An elderly woman was screaming on the street. She ran, stopped, and screamed again. She preached in local language that I didn’t comprehend. “She’s drunk,” said my ‘brother’, “watch it while it last.”
I didn’t quite understand the expression on his face. He was having a slight smile. As if it was completely normal at any given day to watch an elderly woman got drunk on the street. I was reluctant and feeling very uncomfortable to treat her as a spectacle. But everybody else seemed to just let her be.
“Where does she live?” I asked my ‘sister’ (my ‘brother’s’ wife) at the veranda.
“How may I explain? She sold her house and land in this village to buy a land in another province. You know, the land in that province is unclear (ngga jelas). So she returned here and live in a hut in the forest to open a corn field.”
Will I be able to go through what that elderly woman had gone through and not losing my mind? I don’t think so. Will I also be drinking and screaming and preaching?
Some young men were trying to catch her but she kicked them and fight. “Even her husband didn’t get drunk. He’s busy working in the field. If I were her husband I would divorce her,” said my ‘brother’. I didn’t say anything. I knew nothing about her. The woman was still drunk until dawn. Strong tuak (fermented palm wine), indeed.
I came back inside and did the dishes at the backyard. A quick meditative escape to ease my troubled mind. I was washing dishes next to a huge grave tomb with a huge cross sign on top of it. A middle-sized pig was roaming, followed by nine of her piglets. The dark cloud was followed with ashes falling from the sky. Mount Sinabung in North Sumatra had started to erupt again, after several eruption in 2010, 2013, and 2016. The wind had brought volcanic ashes up to this village in Southeast Aceh.
“Are you okay? The inhabitant of that grave doesn’t disturb human, don’t worry,” said my ‘brother’. It was my first day at the village and I had told him earlier that I might need more help because I foresaw this village to be the most challenging out of the four villages that I’m studying. And unfortunately I had to leave this last village the second day I was there because of the Sinabung eruption. But I’m looking forward to come back after another weeks of fieldwork in the other three villages.
I foresaw challenges in this village because it’s the most unfamiliar. It was as if I was in Aceh that’s unlike the “conventional” Aceh. The villagers are almost 100% Christian and from an ethnic group of North Sumatra (Batak Toba). Tuak culture, pig rearing, Mount Sinabung, were not the things that would occur in an outsiders mind when they hear the word “Aceh” – a province known for its strict implementation of Islamic Syariah Law. But, as I have been experiencing, Southeast Aceh is a “different kind” of Aceh. It might also be seen as a “marginal” or “marginalized” district from the Aceh “center”, but I am not sure, I mean, can we say it’s marginal but the local elites/local government people here are very well-connected/well-established/having a good foot with/in Banda Aceh (the central/capital of the province). And the thought of a marginal village within a marginal district, the marginal of the marginal … I don’t know – my assumption is very premature.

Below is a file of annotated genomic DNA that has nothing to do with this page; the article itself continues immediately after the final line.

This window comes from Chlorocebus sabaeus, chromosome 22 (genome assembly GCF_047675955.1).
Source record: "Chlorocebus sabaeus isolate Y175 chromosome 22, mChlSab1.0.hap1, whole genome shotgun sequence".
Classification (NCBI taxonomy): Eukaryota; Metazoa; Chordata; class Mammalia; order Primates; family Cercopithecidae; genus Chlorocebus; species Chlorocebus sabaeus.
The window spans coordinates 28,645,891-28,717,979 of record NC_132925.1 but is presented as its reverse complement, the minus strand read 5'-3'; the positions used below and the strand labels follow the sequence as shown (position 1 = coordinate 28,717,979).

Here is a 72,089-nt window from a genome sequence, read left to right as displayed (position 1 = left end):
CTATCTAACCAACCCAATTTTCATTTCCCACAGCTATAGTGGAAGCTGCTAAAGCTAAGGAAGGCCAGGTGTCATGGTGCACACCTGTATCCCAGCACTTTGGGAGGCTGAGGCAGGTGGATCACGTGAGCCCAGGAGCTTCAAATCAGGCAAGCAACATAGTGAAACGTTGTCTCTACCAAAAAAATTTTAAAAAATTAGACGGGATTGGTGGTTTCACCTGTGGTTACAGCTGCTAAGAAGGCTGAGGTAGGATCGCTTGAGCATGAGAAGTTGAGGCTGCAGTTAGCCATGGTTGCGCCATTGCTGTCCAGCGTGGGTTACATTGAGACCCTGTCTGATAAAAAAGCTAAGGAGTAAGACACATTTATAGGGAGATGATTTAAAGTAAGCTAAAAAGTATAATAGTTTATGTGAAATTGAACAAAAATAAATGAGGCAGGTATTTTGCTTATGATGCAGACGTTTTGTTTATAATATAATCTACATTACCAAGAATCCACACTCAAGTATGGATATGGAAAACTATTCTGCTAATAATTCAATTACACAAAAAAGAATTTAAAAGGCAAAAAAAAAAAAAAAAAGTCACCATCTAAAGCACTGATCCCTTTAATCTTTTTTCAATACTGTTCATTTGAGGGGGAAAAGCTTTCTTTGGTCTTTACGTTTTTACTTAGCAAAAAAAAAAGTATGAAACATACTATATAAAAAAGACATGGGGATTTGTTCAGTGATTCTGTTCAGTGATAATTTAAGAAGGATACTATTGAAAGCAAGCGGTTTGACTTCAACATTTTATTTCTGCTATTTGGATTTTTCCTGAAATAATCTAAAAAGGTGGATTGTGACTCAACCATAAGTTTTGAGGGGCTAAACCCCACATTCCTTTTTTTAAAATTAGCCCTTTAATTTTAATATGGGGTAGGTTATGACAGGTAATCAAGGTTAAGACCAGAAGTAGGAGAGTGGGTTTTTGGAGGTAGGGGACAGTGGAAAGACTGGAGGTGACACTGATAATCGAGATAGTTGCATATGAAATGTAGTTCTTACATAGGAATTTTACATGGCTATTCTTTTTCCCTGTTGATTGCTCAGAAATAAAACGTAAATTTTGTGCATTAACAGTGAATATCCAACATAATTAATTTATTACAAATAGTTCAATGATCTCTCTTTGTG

Initially, this village was not at all in my list of possible case study. But the National Park had chosen this area as their “Role Model” in their current conservation project. I wonder whether the “difference” and “position” of this village and its inhabitants could have played a role in the reason why the National Park chose it as a Role Model, such as, perhaps the people are more submissive and least likely to fight back considering their already marginal position. But it’s important to note that a lot of the land owner here are somewhat “absentee” and live in the city or other villages. There’s another evidence showing that many villagers here are only hired by big capital/elite who actually “owned” the land. The elderly drunk women seems to be an epitome of the layers and layers of marginalization happening to the villagers here.
On the other hand, it was also very important and interesting to revise the judgement of marginality and open my mind to other explanation, in which this village was chosen because it is part of a National Park’s officer’s “Proyek Perubahan” (a personal project assigned to national park officers during short-training, in order for them to get promoted). It happens to be that the officer who propose this village as his “Proyek Perubahan” assignment is from the same ethnic group with the villagers (Batak Toba). I am curious to tease out the rationale of the national park and its NGO supporter to choose this village as their “Role Model”.
People in this “Role Model” village told me about their sense of being marginalized. From my research so far, the repressive tree-raiding act of the previous National Park regime affected all the four villages that I studied. But in the other three villages, the National Park’s officers’ act was quite measured and they’re after specific targets. In this village the officers were most ruthless with the highest number of people being affected. In my ‘brother’s’ field hut, people were telling me that they are being “killed slowly”. One of them asked why were they here but being expelled (diusir-usir)? Why didn’t the government move them to Papua? My ‘brother’ said the (previous) national park officers had more “balls” to treat them that way (repressive) perhaps because they are Christian. I still need to dig deeper – it probably hurts for the project officers to acknowledge the villagers’ voice but would it be better if I concealed their “cry” to keep it unheard?
PS: I should have provide you the brief general introduction of the area and the “Role Model” project etc., – I was hesitant because of my intention to keep everything anonymous, but I will try to do a proper intro in next posts.